“Eliminating passwords will become a lot easier”
Moving forward, FIDO is working with the US government, with its technology now an option on some government sites. It is also working with regulators to support PSD2, particularly the strong customer authentication requirement, and has turned its attentions to the security issues present in the Internet of Things industry.
“We’ve spent time with the US government talking to them and actually there are some places in US government sites that actually accept FIDO authenticators. We’ve spent quite a bit of time with the European regulators educating them on what FIDO can do, and working within FIDO to try to make FIDO one of those viable options for supporting the regulations in PSD2,” explains Pennisi.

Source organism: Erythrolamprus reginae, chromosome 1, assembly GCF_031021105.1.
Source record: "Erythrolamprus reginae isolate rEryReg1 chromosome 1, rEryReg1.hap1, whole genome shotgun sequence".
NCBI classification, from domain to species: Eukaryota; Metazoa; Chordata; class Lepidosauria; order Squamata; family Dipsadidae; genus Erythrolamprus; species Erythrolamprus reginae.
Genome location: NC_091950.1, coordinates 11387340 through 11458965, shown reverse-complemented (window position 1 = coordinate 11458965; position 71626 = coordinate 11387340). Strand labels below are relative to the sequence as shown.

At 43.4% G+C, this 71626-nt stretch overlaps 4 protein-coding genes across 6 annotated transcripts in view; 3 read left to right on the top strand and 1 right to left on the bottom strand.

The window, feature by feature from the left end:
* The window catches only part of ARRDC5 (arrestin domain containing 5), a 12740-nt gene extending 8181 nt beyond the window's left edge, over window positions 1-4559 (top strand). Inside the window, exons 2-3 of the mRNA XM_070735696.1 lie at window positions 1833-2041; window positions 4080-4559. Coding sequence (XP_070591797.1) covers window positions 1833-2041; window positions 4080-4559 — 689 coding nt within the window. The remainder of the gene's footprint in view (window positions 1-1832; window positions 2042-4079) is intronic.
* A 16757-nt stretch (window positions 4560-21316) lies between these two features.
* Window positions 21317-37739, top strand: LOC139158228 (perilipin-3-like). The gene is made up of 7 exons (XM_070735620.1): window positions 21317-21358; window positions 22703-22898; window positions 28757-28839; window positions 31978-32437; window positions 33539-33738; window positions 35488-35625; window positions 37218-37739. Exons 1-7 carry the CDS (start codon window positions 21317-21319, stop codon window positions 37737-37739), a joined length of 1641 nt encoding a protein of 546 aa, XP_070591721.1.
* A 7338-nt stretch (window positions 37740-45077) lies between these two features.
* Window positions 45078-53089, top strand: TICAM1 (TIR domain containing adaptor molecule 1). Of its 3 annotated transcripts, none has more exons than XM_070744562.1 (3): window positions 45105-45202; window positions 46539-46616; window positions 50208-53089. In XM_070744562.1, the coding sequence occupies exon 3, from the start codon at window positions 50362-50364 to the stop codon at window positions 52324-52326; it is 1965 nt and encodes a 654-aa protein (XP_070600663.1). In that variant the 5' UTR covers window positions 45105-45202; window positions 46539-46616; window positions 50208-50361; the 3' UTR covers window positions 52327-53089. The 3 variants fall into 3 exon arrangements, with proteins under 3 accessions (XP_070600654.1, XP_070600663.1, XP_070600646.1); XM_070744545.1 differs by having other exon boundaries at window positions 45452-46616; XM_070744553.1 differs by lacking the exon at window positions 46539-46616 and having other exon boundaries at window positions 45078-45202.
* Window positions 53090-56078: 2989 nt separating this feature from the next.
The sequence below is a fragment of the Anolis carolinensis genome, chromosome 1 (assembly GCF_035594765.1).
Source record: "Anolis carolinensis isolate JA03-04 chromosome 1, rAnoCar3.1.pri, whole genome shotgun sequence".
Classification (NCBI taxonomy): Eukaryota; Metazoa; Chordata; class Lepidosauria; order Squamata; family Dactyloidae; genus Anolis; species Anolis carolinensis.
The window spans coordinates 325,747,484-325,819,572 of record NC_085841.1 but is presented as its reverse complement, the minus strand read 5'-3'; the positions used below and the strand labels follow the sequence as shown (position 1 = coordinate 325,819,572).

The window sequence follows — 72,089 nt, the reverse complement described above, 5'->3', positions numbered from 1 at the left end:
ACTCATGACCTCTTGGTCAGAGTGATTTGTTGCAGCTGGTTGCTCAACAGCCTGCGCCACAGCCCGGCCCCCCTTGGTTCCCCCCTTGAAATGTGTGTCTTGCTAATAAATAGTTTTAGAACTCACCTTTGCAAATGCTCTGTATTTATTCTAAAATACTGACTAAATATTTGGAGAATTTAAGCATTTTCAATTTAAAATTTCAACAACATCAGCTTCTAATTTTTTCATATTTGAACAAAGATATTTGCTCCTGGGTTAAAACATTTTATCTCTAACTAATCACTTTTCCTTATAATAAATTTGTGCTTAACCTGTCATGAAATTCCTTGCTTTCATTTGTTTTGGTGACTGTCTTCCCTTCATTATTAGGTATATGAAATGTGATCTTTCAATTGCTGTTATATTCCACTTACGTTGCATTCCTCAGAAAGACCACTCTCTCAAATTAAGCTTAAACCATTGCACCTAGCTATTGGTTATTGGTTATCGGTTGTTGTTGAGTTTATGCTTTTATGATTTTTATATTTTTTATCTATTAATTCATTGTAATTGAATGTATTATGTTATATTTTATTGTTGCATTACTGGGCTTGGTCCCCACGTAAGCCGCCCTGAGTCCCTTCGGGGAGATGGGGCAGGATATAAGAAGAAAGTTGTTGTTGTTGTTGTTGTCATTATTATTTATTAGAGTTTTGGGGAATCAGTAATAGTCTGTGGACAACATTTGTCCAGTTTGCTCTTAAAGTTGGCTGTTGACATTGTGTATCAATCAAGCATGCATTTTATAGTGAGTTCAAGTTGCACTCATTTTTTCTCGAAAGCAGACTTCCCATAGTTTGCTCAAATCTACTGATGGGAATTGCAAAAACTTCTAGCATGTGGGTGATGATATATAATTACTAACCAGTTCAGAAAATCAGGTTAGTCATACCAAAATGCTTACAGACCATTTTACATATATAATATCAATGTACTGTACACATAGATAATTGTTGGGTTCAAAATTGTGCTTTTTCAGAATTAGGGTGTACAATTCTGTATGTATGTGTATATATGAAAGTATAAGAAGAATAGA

“This passwordless technology we have, while we’re applying it to end users, it could apply quite well to Internet of Things. Right now, if you want to add a device to your home network, you’re still doing it with a password based on the device and trying to connect the device to your network using passwords.”
“I don’t know if [passwords] will ever be completely gone. I think there’s so many ways to do things in the world. I think you would define elimination of passwords to be a certain critical mass. That when you go to create an account somewhere, you always have the option to not have to use a password,” he says.
“I think if we get to the point where people can choose anytime they want to create an account, anytime they want to set something up, to do a non password-based one, I think that’s the step we’ve got to get to. And then once we’re there, I think eliminating passwords will become a lot easier.
“But there’s still work to be done to get all of these online services that have built up in the internet era around utilising passwords as their primary authentication to one that doesn’t have to rely on that.”